A High Point for Inclusive Design
Once an isolated neighborhood with confusing streets and aging infrastructure, the redeveloped High Point public housing community is now is a national case study for innovative and sustainable community development. It shows what can be achieved through an inclusive planning process committed to keeping existing residents in the community and encouraging new people of all incomes and backgrounds to move in. Of the 1,500 units of homeowner and rental housing, over 40% are low-income, with the rest available at affordable or market rates. High Point is also next to one of Seattle’s most sensitive natural resource areas.
The road grid redesign now integrates the High Point community into the greater West Seattle area and includes earthwork, new streets, alleys, sidewalks, trees and utilities. The innovative natural drainage system was the first of its kind at this scale in the US. Planted bioretention swales absorb and filter rainwater before it enters the city’s storm drains. The swales also divert 80% of the stormwater into a central pond, slowly releasing the naturally filtered water into nearby Longfellow Creek, protecting the habitat of the salmon living there.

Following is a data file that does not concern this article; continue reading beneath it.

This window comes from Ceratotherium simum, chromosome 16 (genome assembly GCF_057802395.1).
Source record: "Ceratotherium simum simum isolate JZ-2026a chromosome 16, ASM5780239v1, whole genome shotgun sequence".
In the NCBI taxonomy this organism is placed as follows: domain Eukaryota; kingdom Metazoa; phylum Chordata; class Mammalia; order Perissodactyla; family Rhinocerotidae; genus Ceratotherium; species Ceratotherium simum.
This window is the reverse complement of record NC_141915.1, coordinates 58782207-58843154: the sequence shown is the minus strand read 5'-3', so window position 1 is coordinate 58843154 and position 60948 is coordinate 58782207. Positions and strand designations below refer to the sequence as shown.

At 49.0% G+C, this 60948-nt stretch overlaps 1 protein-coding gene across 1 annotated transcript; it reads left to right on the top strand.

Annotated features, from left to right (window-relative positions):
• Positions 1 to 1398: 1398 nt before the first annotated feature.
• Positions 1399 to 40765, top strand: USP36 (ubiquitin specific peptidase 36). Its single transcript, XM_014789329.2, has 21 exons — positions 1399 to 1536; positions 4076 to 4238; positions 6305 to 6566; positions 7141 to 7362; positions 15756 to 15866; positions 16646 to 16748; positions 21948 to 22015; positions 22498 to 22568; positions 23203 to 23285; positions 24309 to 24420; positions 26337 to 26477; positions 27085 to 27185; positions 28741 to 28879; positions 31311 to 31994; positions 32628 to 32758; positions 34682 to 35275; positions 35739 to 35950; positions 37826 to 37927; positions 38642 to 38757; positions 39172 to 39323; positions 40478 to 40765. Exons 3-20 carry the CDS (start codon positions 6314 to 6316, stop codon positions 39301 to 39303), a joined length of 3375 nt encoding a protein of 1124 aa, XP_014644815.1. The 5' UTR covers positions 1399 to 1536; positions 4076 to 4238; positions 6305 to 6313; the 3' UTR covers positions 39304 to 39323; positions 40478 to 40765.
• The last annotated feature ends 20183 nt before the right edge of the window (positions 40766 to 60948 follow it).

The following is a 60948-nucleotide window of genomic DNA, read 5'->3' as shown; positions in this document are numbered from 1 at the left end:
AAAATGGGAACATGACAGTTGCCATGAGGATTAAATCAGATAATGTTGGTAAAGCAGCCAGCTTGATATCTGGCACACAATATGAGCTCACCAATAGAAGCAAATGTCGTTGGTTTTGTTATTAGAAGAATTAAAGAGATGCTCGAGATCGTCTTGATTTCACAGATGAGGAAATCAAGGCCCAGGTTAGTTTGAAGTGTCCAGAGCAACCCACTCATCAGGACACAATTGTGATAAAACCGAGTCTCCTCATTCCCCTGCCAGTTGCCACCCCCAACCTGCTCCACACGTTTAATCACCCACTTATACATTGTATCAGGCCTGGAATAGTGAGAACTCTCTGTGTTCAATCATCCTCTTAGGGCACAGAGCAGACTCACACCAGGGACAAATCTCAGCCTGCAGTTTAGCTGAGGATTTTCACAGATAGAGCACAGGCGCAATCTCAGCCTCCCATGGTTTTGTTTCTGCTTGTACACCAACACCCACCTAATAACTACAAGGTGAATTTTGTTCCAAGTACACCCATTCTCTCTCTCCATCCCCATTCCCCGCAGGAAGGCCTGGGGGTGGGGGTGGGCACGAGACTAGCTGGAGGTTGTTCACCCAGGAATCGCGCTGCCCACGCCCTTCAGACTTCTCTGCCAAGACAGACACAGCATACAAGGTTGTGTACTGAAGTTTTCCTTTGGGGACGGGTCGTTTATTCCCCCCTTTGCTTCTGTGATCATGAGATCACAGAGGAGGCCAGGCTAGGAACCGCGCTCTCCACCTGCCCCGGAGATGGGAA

Pocket parks on every block give families a place to play right outside their front door, while the large central park gives everyone a safe place to hang out close to home. High Point is now a vibrant, diverse community where residents enjoy engaging with the outdoors and with each other.
MIG provided civil engineering, infrastructure, landscape architecture, people-oriented streetscape design, utility design, and natural drainage system analysis and design.
The project has earned many honors, including the Urban Land Institute’s Global Award of Excellence and the Housing and Urban Development Secretary’s Award for Community Informed Design.